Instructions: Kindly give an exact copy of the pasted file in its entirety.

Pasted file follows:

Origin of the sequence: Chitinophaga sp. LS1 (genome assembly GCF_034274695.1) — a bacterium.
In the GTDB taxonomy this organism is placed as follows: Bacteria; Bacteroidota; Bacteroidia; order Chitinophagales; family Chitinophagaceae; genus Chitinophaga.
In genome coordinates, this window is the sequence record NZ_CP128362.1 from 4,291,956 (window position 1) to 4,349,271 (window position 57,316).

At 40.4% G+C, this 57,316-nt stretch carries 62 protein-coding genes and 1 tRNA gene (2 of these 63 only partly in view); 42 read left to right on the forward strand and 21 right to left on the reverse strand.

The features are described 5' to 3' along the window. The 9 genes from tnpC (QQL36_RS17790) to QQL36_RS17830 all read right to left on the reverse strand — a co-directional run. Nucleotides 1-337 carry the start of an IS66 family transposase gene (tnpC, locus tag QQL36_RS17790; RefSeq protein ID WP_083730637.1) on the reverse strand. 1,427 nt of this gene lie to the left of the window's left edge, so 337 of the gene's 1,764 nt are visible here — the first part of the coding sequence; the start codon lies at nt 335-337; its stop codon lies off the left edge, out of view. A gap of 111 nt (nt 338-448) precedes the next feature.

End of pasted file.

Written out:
Origin of the sequence: Chitinophaga sp. LS1 (genome assembly GCF_034274695.1) — a bacterium.
In the GTDB taxonomy this organism is placed as follows: Bacteria; Bacteroidota; Bacteroidia; order Chitinophagales; family Chitinophagaceae; genus Chitinophaga.
In genome coordinates, this window is the sequence record NZ_CP128362.1 from 4,291,956 (window position 1) to 4,349,271 (window position 57,316).

At 40.4% G+C, this 57,316-nt stretch carries 62 protein-coding genes and 1 tRNA gene (2 of these 63 only partly in view); 42 read left to right on the forward strand and 21 right to left on the reverse strand.

The features are described 5' to 3' along the window. The 9 genes from tnpC (QQL36_RS17790) to QQL36_RS17830 all read right to left on the reverse strand — a co-directional run. Nucleotides 1-337 carry the start of an IS66 family transposase gene (tnpC, locus tag QQL36_RS17790; RefSeq protein ID WP_083730637.1) on the reverse strand. 1,427 nt of this gene lie to the left of the window's left edge, so 337 of the gene's 1,764 nt are visible here — the first part of the coding sequence; the start codon lies at nt 335-337; its stop codon lies off the left edge, out of view. A gap of 111 nt (nt 338-448) precedes the next feature.